Thank You High Impact!

11 February 2013

After their January 2013 High Impact Tour of the UK, all the participating writers were invited to give their personal impressions of their 6 days performing in 6 different venues and touring 6 cities… and it wasn’t just the cold and snow which inspired their reports! We’ll be publishing one a day all week, written exclusively for High Impact. Today read Chika Unigwe.

A few days ago I read Richard Blanco’s poem ‘One Today’ which he composed for President Obama’s inauguration, and this poem resonated with me. The High Impact Tour was a profoundly moving one for me. It was my ‘One Today’ moment.

I had already performed in the UK before this tour. But never as a Belgian writer. And certainly not as a writer from Flanders. My Belgian identity had hitherto been limited to the red passport which makes international travel easy for me; a lot easier than with my Nigerian passport. My Belgian identity was hyphenated. When I began my writing career in Belgium, I was identified as Afro-Belgian, an identity I accepted more readily than being called an Afro-Flemish writer. Flemishness is a cultural concept that is for me burdened with too many issues and I had chosen to take a conscious distance from it… And yet here I was travelling on the High Impact Tour as a Belgian writer, a writer from Flanders; a Nigerian writer from Belgium. It reminded me of the many spaces that literature makes it possible for us to inhabit.

After our finale event at the Tabernacle in London, when a member of the audience came up to me and said,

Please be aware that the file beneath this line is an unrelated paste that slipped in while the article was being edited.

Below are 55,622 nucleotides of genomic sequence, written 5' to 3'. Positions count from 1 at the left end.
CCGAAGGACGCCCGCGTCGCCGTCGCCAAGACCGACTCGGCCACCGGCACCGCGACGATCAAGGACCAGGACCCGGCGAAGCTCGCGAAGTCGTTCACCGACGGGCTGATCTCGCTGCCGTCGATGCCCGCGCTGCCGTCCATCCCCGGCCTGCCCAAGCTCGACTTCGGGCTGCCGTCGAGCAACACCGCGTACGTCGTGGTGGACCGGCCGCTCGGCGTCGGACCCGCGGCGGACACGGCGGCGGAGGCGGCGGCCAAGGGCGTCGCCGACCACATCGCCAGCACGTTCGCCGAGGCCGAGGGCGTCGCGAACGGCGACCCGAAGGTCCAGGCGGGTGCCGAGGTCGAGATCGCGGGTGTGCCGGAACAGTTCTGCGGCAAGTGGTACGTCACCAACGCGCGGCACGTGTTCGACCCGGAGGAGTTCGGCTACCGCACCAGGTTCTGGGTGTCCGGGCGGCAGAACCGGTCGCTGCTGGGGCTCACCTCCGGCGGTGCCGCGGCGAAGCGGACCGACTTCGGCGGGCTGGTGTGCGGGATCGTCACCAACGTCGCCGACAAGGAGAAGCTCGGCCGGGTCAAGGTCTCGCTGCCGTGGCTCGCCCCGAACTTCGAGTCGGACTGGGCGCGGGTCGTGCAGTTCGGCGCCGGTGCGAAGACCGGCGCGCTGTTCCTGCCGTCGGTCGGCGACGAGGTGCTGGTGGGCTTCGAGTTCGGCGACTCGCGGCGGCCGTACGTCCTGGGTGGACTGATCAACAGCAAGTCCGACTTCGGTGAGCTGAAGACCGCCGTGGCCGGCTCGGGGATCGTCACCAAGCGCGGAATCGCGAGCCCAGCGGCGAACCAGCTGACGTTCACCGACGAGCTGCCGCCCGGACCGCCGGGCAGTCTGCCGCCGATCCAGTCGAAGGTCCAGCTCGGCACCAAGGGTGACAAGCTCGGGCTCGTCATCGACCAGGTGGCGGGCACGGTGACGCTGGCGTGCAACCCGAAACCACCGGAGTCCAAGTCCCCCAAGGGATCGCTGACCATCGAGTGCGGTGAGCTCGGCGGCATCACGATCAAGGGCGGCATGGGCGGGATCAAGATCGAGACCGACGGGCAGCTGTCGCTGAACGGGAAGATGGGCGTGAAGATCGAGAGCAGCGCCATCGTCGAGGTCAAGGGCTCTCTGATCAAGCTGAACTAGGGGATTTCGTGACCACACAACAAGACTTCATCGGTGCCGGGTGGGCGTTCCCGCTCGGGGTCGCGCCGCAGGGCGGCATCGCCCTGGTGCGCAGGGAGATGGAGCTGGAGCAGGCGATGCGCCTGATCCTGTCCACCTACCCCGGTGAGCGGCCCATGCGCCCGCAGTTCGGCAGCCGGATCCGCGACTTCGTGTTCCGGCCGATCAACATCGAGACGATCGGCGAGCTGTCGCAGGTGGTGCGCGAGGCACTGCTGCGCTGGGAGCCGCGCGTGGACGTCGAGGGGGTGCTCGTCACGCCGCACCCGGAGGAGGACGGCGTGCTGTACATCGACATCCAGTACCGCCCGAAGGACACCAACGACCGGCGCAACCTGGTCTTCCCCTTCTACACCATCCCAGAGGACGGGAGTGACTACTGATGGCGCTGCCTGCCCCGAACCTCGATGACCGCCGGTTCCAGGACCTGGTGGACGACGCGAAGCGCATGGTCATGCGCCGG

“It’s amazing how you can be both at the same time, and by being both, how you are able to influence the face of literature from the Low Countries, so that it is no longer just the ‘one voice’ but a voice like yours too”,

I was able to share in her sense of wonder.

This too is literature from the lowlands: the story of Sisi, Ama, Efe and Joyce; of Godwin marrying his Tine so he can be a legal resident of Belgium.
I am grateful to the Tour for giving me the opportunity to share their stories, these stories that make up contemporary literature from Flanders.

Above all, in addition to all, the High Impact Tour was a chance to get “up close and personal” with some of the best contemporary writers in the Netherlands and Belgium. For this, my enduring gratitude.


Chika Unigwe

Chika Unigwe (b. 1974) is a Nigerian writer who lives in Belgium and who writes in English and Dutch. With her stories written in English she won the BBC Short Story Award in 2003, the Commonwealth Short Story Award in 2004, and was nominated for the Caine Prize, the African Booker Prize. She made her debut as a novelist in 2005 with De feniks (The Phoenix), followed by Fata Morgana (2007) and Nachtdanser (Night Dancer, 2010).

See all weblogs by Chika Unigwe